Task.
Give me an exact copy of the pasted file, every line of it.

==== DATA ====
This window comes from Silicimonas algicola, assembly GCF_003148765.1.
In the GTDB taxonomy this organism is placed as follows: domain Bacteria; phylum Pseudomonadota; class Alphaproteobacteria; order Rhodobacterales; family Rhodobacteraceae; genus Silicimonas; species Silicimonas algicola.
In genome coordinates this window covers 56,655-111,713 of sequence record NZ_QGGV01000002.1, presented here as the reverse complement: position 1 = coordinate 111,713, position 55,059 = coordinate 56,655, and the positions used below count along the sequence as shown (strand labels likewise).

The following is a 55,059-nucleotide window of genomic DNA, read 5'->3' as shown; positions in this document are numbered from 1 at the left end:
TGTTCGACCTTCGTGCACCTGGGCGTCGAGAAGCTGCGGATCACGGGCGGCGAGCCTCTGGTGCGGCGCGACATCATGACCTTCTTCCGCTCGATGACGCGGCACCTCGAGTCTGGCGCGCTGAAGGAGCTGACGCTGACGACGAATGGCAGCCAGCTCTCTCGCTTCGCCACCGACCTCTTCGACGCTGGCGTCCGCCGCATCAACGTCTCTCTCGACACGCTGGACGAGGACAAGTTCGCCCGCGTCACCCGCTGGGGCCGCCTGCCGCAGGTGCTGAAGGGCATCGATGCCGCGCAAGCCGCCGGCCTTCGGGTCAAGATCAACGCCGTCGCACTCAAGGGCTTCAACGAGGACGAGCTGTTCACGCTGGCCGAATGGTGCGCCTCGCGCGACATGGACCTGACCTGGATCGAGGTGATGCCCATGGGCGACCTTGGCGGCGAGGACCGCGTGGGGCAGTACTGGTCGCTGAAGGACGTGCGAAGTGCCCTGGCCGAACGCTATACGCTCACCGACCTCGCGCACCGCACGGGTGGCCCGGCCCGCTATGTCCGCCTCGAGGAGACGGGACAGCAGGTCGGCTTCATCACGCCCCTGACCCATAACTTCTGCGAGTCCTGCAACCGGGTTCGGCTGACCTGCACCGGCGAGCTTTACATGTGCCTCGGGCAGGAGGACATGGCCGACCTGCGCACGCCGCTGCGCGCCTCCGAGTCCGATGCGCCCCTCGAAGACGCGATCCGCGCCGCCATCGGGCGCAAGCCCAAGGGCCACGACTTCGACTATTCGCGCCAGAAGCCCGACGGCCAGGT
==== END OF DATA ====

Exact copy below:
This window comes from Silicimonas algicola, assembly GCF_003148765.1.
In the GTDB taxonomy this organism is placed as follows: domain Bacteria; phylum Pseudomonadota; class Alphaproteobacteria; order Rhodobacterales; family Rhodobacteraceae; genus Silicimonas; species Silicimonas algicola.
In genome coordinates this window covers 56,655-111,713 of sequence record NZ_QGGV01000002.1, presented here as the reverse complement: position 1 = coordinate 111,713, position 55,059 = coordinate 56,655, and the positions used below count along the sequence as shown (strand labels likewise).

The following is a 55,059-nucleotide window of genomic DNA, read 5'->3' as shown; positions in this document are numbered from 1 at the left end:
TGTTCGACCTTCGTGCACCTGGGCGTCGAGAAGCTGCGGATCACGGGCGGCGAGCCTCTGGTGCGGCGCGACATCATGACCTTCTTCCGCTCGATGACGCGGCACCTCGAGTCTGGCGCGCTGAAGGAGCTGACGCTGACGACGAATGGCAGCCAGCTCTCTCGCTTCGCCACCGACCTCTTCGACGCTGGCGTCCGCCGCATCAACGTCTCTCTCGACACGCTGGACGAGGACAAGTTCGCCCGCGTCACCCGCTGGGGCCGCCTGCCGCAGGTGCTGAAGGGCATCGATGCCGCGCAAGCCGCCGGCCTTCGGGTCAAGATCAACGCCGTCGCACTCAAGGGCTTCAACGAGGACGAGCTGTTCACGCTGGCCGAATGGTGCGCCTCGCGCGACATGGACCTGACCTGGATCGAGGTGATGCCCATGGGCGACCTTGGCGGCGAGGACCGCGTGGGGCAGTACTGGTCGCTGAAGGACGTGCGAAGTGCCCTGGCCGAACGCTATACGCTCACCGACCTCGCGCACCGCACGGGTGGCCCGGCCCGCTATGTCCGCCTCGAGGAGACGGGACAGCAGGTCGGCTTCATCACGCCCCTGACCCATAACTTCTGCGAGTCCTGCAACCGGGTTCGGCTGACCTGCACCGGCGAGCTTTACATGTGCCTCGGGCAGGAGGACATGGCCGACCTGCGCACGCCGCTGCGCGCCTCCGAGTCCGATGCGCCCCTCGAAGACGCGATCCGCGCCGCCATCGGGCGCAAGCCCAAGGGCCACGACTTCGACTATTCGCGCCAGAAGCCCGACGGCCAGGT